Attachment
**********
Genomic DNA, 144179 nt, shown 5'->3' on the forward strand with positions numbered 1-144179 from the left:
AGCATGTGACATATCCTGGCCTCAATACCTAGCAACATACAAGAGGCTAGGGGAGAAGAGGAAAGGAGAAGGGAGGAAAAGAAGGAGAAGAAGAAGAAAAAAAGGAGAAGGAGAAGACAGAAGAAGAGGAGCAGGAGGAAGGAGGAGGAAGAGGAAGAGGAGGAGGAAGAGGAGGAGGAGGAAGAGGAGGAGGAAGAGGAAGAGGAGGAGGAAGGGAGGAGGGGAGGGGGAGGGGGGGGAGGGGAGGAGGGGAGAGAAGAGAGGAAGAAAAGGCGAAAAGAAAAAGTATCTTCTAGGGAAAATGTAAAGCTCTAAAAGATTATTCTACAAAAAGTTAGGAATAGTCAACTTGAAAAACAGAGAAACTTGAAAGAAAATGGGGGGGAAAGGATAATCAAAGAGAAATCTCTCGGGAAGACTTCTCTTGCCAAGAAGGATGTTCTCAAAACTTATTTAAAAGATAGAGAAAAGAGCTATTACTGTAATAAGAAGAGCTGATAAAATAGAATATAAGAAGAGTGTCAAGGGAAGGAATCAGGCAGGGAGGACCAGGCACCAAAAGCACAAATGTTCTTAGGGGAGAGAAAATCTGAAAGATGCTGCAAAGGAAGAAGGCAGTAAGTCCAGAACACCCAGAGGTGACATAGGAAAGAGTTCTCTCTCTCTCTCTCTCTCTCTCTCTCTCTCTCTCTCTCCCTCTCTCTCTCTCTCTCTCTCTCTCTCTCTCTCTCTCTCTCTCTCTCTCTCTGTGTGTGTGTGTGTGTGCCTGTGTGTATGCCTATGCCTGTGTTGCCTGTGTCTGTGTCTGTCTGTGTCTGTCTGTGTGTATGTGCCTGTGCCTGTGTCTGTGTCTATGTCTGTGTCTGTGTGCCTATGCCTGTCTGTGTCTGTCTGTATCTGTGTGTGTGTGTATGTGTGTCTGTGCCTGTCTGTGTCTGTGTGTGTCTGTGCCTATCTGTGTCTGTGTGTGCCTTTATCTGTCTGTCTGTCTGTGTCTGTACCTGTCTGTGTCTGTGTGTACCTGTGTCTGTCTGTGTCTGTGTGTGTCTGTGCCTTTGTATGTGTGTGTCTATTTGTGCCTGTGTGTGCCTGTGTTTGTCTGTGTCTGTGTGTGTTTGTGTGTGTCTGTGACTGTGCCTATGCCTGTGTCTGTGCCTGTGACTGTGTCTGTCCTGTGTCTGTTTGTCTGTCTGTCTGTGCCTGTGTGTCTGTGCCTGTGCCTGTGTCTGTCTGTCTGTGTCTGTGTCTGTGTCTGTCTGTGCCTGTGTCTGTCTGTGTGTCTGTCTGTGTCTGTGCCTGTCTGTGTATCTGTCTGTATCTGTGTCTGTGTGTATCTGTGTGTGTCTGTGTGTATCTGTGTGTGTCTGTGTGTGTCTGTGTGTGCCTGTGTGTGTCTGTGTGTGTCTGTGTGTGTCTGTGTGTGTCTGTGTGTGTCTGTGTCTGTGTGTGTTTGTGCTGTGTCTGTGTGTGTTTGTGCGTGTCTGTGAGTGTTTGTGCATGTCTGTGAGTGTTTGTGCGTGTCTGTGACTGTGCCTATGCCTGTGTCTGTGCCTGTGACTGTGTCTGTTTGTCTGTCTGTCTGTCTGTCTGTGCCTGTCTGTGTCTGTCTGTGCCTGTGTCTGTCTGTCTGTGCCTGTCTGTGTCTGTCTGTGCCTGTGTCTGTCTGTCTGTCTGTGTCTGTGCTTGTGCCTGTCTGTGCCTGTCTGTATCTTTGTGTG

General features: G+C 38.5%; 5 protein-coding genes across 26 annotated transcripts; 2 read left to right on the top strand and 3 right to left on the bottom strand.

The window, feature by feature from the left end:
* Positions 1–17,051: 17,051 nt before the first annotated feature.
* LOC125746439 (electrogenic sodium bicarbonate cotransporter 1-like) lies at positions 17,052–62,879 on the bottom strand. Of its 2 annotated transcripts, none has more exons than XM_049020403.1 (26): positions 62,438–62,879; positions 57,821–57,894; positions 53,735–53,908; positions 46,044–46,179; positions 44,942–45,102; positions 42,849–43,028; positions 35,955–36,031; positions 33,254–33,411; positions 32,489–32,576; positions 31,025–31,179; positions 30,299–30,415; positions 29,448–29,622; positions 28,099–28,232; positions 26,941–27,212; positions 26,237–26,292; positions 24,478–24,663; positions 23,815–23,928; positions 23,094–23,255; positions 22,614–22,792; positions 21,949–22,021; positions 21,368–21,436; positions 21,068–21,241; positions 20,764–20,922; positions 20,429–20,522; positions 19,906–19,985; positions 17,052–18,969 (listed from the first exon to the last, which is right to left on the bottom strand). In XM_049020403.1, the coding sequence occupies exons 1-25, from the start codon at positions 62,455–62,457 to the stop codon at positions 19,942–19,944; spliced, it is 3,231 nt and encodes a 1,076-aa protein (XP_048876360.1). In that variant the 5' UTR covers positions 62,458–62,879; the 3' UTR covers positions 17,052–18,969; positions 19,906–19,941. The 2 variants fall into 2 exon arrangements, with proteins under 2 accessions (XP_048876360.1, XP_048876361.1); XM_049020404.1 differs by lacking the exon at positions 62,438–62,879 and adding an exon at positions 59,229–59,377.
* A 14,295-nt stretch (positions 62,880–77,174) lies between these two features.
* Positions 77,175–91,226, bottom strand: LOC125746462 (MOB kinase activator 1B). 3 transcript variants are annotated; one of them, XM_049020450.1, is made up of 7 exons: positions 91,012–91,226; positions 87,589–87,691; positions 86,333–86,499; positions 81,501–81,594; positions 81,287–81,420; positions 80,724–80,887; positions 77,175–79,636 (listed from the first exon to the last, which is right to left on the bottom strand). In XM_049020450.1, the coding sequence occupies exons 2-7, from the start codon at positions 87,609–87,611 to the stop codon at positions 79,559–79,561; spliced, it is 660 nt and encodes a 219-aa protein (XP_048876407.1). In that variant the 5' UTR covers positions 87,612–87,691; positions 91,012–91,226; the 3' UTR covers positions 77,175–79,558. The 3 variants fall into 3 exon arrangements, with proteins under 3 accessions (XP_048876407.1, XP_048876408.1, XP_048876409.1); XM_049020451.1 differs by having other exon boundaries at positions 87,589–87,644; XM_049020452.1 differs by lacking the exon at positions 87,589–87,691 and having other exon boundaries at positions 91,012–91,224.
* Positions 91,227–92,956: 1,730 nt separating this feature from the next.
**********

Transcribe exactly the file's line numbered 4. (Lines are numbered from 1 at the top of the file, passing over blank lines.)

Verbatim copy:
The window, feature by feature from the left end: